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Massive tax hikes are coming

Posted by Richard on July 6, 2010

Administration spokespeople and their shills in the MSM are starting to whine that businesses are to blame for the failure of a trillion dollars in stimulus spending to actually stimulate the economy. Businesses aren't expanding or hiring or ramping up production like they should, the argument goes. Well, the reason they aren't is because they're scared!

Given the current climate in Washington, business owners fear what new regulatory burdens will be imposed on them next. And they know that on January 1, they're going to get socked with the first wave of massive tax increases. Would you invest your money to expand your business and hire new people when you don't know what new barriers and hurdles you face, and you do know you're going to pay much higher taxes in the future? No, you wouldn't. You'd hunker down and adopt a defensive posture. Which is just what American businesses are doing.

Most small businesses (the backbone of the economy and the source of most employment) are taxed at the top personal income tax rates. And those, among other taxes, are set to go up significantly when the Bush tax cuts expire at the end of this year. Americans for Tax Reform has the gory details (emphasis in original): 

Personal income tax rates will rise.  The top income tax rate will rise from 35 to 39.6 percent (this is also the rate at which two-thirds of small business profits are taxed).  The lowest rate will rise from 10 to 15 percent.  All the rates in between will also rise.  Itemized deductions and personal exemptions will again phase out, which has the same mathematical effect as higher marginal tax rates.  The full list of marginal rate hikes is below:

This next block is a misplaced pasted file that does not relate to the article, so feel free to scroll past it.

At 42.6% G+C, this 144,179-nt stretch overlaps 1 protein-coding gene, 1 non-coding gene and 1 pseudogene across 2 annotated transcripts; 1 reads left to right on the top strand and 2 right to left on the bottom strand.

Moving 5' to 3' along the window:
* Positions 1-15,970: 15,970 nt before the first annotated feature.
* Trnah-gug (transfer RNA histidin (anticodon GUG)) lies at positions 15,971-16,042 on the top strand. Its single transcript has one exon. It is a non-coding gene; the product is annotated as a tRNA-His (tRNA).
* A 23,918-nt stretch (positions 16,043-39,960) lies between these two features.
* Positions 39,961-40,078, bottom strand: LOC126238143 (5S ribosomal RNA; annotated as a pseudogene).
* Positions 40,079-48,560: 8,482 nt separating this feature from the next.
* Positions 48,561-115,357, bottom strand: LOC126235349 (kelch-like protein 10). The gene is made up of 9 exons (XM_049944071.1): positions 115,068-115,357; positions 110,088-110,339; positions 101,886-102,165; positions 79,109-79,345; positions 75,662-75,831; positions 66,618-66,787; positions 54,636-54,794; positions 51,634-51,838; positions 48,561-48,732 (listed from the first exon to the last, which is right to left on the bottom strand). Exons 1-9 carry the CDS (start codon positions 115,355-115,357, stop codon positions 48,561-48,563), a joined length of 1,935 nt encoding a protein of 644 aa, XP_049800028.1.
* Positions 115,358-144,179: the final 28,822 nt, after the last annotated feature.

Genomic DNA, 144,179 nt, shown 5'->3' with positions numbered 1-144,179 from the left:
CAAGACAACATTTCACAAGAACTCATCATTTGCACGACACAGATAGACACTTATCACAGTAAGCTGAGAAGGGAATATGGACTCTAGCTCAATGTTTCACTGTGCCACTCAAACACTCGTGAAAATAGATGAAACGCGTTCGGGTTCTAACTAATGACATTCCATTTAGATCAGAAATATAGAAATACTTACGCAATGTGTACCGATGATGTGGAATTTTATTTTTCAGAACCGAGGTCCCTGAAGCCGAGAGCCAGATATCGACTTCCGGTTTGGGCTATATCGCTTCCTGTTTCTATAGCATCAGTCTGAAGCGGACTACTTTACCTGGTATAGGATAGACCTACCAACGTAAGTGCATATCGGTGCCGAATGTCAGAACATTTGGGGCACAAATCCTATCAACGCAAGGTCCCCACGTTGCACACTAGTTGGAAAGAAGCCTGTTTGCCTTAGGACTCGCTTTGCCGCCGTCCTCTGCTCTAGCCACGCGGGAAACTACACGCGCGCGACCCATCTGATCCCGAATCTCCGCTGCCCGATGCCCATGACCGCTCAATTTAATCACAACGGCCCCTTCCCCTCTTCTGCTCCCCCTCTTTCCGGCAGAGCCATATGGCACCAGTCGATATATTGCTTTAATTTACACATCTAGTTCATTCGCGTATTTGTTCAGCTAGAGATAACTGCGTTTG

– The 10% bracket rises to an expanded 15%
– The 25% bracket rises to 28%
– The 28% bracket rises to 31%
– The 33% bracket rises to 36%
– The 35% bracket rises to 39.6%

Higher taxes on marriage and family.  The “marriage penalty” (narrower tax brackets for married couples) will return from the first dollar of income.  The child tax credit will be cut in half from $1000 to $500 per child.  The standard deduction will no longer be doubled for married couples relative to the single level.  The dependent care and adoption tax credits will be cut.

The return of the Death Tax.   This year, there is no death tax.  For those dying on or after January 1 2011, there is a 55 percent top death tax rate on estates over $1 million.  A person leaving behind two homes and a retirement account could easily pass along a death tax bill to their loved ones.

Higher tax rates on savers and investors.   The capital gains tax will rise from 15 percent this year to 20 percent in 2011.  The dividends tax will rise from 15 percent this year to 39.6 percent in 2011.  These rates will rise another 3.8 percent in 2013.

And that's just the first of three waves of tax increases that we face next year. Go to ATR to see details of the other two waves, which may be even worse. 

If the President really wants to revive the economy, he should declare his support for extending the Bush tax cuts in their entirety. And he should propose a moratorium on major new business regulations, backed with a promise to veto any bill enacting such regulations. 

But I doubt that he'll do either of those things. Because I doubt that reviving the economy is really his goal.

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